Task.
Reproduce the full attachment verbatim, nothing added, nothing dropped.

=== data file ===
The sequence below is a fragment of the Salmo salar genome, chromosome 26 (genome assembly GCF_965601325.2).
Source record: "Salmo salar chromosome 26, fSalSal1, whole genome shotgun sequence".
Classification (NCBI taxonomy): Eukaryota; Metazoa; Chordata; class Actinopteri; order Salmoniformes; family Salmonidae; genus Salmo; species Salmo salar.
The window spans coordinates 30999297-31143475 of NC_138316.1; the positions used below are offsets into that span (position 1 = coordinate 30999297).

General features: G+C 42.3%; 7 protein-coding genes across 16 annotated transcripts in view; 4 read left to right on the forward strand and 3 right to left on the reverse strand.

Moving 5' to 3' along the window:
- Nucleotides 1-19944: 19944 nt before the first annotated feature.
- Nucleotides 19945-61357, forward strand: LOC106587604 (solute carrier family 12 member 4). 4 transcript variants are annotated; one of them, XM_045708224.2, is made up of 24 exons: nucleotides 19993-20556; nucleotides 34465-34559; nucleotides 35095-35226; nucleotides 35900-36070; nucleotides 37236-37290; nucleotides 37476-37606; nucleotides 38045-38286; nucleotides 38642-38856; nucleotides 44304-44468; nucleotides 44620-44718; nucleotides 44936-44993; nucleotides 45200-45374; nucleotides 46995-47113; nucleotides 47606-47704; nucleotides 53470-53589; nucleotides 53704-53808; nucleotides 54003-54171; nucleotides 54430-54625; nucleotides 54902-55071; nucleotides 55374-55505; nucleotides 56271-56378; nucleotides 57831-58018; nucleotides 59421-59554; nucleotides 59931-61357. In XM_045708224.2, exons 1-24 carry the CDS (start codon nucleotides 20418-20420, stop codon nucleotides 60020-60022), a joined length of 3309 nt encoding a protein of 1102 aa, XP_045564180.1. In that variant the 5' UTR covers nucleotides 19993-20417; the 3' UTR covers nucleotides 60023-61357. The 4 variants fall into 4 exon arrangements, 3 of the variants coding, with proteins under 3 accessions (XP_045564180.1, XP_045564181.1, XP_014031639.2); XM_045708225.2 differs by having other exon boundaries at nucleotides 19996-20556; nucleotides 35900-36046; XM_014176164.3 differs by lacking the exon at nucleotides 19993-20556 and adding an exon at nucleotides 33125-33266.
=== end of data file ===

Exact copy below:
The sequence below is a fragment of the Salmo salar genome, chromosome 26 (genome assembly GCF_965601325.2).
Source record: "Salmo salar chromosome 26, fSalSal1, whole genome shotgun sequence".
Classification (NCBI taxonomy): Eukaryota; Metazoa; Chordata; class Actinopteri; order Salmoniformes; family Salmonidae; genus Salmo; species Salmo salar.
The window spans coordinates 30999297-31143475 of NC_138316.1; the positions used below are offsets into that span (position 1 = coordinate 30999297).

General features: G+C 42.3%; 7 protein-coding genes across 16 annotated transcripts in view; 4 read left to right on the forward strand and 3 right to left on the reverse strand.

Moving 5' to 3' along the window:
- Nucleotides 1-19944: 19944 nt before the first annotated feature.
- Nucleotides 19945-61357, forward strand: LOC106587604 (solute carrier family 12 member 4). 4 transcript variants are annotated; one of them, XM_045708224.2, is made up of 24 exons: nucleotides 19993-20556; nucleotides 34465-34559; nucleotides 35095-35226; nucleotides 35900-36070; nucleotides 37236-37290; nucleotides 37476-37606; nucleotides 38045-38286; nucleotides 38642-38856; nucleotides 44304-44468; nucleotides 44620-44718; nucleotides 44936-44993; nucleotides 45200-45374; nucleotides 46995-47113; nucleotides 47606-47704; nucleotides 53470-53589; nucleotides 53704-53808; nucleotides 54003-54171; nucleotides 54430-54625; nucleotides 54902-55071; nucleotides 55374-55505; nucleotides 56271-56378; nucleotides 57831-58018; nucleotides 59421-59554; nucleotides 59931-61357. In XM_045708224.2, exons 1-24 carry the CDS (start codon nucleotides 20418-20420, stop codon nucleotides 60020-60022), a joined length of 3309 nt encoding a protein of 1102 aa, XP_045564180.1. In that variant the 5' UTR covers nucleotides 19993-20417; the 3' UTR covers nucleotides 60023-61357. The 4 variants fall into 4 exon arrangements, 3 of the variants coding, with proteins under 3 accessions (XP_045564180.1, XP_045564181.1, XP_014031639.2); XM_045708225.2 differs by having other exon boundaries at nucleotides 19996-20556; nucleotides 35900-36046; XM_014176164.3 differs by lacking the exon at nucleotides 19993-20556 and adding an exon at nucleotides 33125-33266.